After more than a decade of struggle with the Government of Belize, the customary land rights of the Maya people in southern Belize have been affirmed by the Supreme Court of Belize. The 67-page landmark judgment was delivered by Belize`s Chief Justice Abdulai Conteh on October 18, 2007.

Maya at Supreme Court, BelizeMaya community members attend the Supreme Court hearing

Antoinette Moore represented the Maya villages of Conejo and Santa Cruz in this historic case. The judgment, though issued in response to the Constitutional claim of these two villages, recognizes the right of all of the Maya villages (38 in the Toledo District of southern Belize) to their traditional lands and clearly states that the government has violated the rights of the Maya by its failure to protect their land.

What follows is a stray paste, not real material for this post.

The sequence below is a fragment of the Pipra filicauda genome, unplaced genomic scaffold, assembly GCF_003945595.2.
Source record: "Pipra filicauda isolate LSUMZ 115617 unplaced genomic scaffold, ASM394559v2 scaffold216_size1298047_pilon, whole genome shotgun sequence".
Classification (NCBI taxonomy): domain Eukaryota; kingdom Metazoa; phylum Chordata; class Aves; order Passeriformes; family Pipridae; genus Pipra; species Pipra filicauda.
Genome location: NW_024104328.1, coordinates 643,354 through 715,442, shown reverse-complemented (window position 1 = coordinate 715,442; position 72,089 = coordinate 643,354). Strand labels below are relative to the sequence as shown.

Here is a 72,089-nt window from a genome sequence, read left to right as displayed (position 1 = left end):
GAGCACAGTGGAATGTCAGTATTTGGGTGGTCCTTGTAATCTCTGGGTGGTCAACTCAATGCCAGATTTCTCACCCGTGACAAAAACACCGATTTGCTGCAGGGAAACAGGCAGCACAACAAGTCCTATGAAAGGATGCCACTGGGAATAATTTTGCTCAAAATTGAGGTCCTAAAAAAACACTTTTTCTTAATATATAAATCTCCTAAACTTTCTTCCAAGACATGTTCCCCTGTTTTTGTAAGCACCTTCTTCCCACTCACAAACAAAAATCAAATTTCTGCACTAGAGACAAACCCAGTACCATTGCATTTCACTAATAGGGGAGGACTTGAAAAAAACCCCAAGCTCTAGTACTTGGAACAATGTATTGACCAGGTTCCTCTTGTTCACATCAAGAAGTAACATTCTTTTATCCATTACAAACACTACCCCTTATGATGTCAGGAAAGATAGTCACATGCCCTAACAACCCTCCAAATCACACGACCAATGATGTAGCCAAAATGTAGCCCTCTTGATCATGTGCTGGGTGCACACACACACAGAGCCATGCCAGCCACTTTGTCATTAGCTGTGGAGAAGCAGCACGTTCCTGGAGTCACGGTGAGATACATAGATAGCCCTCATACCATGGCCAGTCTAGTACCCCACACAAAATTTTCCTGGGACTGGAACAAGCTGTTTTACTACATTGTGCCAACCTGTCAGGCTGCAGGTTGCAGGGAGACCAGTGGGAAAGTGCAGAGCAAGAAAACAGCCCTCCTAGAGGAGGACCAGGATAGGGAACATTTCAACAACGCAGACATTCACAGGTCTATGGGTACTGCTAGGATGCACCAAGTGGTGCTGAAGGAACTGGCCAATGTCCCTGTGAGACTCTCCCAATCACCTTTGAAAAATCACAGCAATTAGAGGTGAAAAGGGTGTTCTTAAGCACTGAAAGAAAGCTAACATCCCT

News 7 Belize interviewed Antoinette after the ruling:

"These communities now have something to stand on that says that they own this land… if there is any oil found or … any logging concession, they have a right, a constitutional right, to benefit from those concessions."

Indigenous communities around the world are losing both their natural resources and their way of life as multinational companies collide with corrupt governments to sell off natural resources without a thought for the future.

"The court`s judgment is a huge victory for the Maya people of Belize and for indigenous peoples around the world. I am hopeful that courts and governments around the world will recognize the wisdom of this historic ruling."

The Government of Belize has now been ordered by the court to demarcate and title indigenous lands, and cease issuing permits for outsiders to use Maya lands, without their consent. This landmark ruling may thwart U.S. Capital Energy`s plans to prospect for oil in Sarstoon-Temash National Park, located on Maya lands in southern Belize.

Antoinette is part of the legal team working with the Sarstoon Temash Institute of Indigenous Management (SATIIM) to challenge oil exploration in Sarstoon-Temash. Antoinette successfully challenged plans by U.S. Capital Energy to conduct seismic testing in the Park without an environmental impact assessment.

ELAW Advocate, Winter, 2008